now i should note that this does not account does not account for inflation now some including economist peter schiff have warned that the rapid growth in public debt will never believe lead to a u.s. default however not everyone is in agreement earlier i sat down with james gall birth professor at the university of austin texas and son of prolific economist john kenneth galbraith i first asked him if the fears about u.s. public debt crisis are overblown. absolutely no crisis in the public good spirit so yes here's to that point or. completely over the you know you say that the ceiling the debt ceiling is an anachronism based on the idea that the government must raise money from else. where before it is able to spend that money why is this this not the case today while the debt ceiling initially was of acted in nine hundred seventeen and it was a device to facilitate the issuing of bonds for the first world war.
since that time we have moved to a system which is. very much a system of what you call what i call fear money and when the the government writes you a check the your bank simply credits that sum to your to your balance so the government does not actually have to find the money anyway anywhere it simply sends a signal to your bank and the money appears now why do you believe the us government will never ever have a problem finding its public expenditures and deficits because the electricity supply to the computers that send those signals will never be cut off it's that simple simple as that every day and they can't be cut off because you see you know now much of the us dead it's in the form of short term bahrain and that needs to eventually be rolled over obviously what's this mean in terms of the country's future financial strength nothing in particular. obviously it would be possible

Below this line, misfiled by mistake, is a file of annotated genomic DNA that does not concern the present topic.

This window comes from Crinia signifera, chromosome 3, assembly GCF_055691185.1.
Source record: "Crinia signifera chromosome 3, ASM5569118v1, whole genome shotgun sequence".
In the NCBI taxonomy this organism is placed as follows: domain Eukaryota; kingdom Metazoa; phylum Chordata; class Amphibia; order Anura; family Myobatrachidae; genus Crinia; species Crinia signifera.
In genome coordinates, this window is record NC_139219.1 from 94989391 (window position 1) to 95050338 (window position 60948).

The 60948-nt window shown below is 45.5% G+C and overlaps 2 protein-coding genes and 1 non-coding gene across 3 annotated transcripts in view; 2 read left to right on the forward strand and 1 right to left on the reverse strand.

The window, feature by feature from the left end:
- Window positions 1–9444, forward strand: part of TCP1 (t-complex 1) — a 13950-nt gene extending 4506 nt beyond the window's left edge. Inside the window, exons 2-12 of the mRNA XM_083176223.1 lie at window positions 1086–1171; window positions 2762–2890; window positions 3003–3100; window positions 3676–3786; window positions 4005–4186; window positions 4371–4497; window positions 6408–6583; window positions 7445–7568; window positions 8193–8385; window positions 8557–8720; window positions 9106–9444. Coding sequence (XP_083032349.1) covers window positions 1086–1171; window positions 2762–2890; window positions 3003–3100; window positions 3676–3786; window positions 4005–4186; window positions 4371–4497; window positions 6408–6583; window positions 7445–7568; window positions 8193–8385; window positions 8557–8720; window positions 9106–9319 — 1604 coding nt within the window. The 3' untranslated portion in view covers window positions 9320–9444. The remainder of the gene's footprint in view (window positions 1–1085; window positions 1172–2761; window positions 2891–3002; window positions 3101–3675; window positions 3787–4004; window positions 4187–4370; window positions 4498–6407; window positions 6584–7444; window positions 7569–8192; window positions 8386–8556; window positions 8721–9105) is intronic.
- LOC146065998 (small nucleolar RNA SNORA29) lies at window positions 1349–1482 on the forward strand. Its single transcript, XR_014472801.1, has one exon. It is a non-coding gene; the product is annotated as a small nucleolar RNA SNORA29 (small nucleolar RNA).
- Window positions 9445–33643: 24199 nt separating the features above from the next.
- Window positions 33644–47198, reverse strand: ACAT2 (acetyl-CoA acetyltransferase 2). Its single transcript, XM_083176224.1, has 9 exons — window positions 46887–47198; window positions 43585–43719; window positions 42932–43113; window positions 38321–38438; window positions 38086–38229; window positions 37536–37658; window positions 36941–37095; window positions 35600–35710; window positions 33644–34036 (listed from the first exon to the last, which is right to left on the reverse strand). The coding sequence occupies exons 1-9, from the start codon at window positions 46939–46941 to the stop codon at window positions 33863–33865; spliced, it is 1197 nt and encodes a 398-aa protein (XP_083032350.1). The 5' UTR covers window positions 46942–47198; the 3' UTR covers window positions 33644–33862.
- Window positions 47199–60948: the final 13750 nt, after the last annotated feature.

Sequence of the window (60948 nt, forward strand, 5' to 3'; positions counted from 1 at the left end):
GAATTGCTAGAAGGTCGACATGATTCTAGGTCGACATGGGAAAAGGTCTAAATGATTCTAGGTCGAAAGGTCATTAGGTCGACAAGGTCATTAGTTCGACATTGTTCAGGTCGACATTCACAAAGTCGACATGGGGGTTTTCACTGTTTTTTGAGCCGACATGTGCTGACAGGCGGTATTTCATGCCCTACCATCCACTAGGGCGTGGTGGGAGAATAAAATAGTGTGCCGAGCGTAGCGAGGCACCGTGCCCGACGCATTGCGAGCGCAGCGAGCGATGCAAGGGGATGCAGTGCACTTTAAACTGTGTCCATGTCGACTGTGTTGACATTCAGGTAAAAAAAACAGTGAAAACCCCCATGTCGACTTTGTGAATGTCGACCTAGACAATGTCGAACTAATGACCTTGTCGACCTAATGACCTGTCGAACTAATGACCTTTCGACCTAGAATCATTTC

for those who hold u.s. treasury bills and bonds to sell them and buy some other country's obligations but first of all there aren't enough of those obligations out there in the world to make up for the supply of u.s. one so it's not a practical option and secondly there is no other. asset out there which other countries with another creditors regard as being as secure so the chances of this happening and on any substantial scale are really very remote and if they did then you know the european central bank and the russian central bank and the people's bank of china would all step in and buy up the assets because they don't want the u.s. dollar to fall now it can only it's not even my next question i do. i know how you're going to answer this but why are the hmong term rates on t. bonds so low because the short term rates have been low for such a long time now. practically zero sense the big getting of the crisis in early two
thousand and nine that. people buying u.s. treasury bonds have an expectation that the fed is going to keep in that position and they're probably right and as a result the long term yields have fallen on the you the prices have risen it's that simple simple as that so it's just going to say well the fed is in a bit of a box because it has while it has been some parts of the leadership of the federal reserve have been talking about tapering about reducing the program of. capital assets when they do that but that causes a great flutter in the markets and then they have been obliged basically to back off so that has reinforced the expectation this is going to go on for a long time but you've said in the house that you believe markets are unreliable cracked there's been evidence of this well depending on what you mean by that but the fact that you know they're doing this like you said the tapering even murmurs of taper has caused major fluctuation in the markets so if that happens what would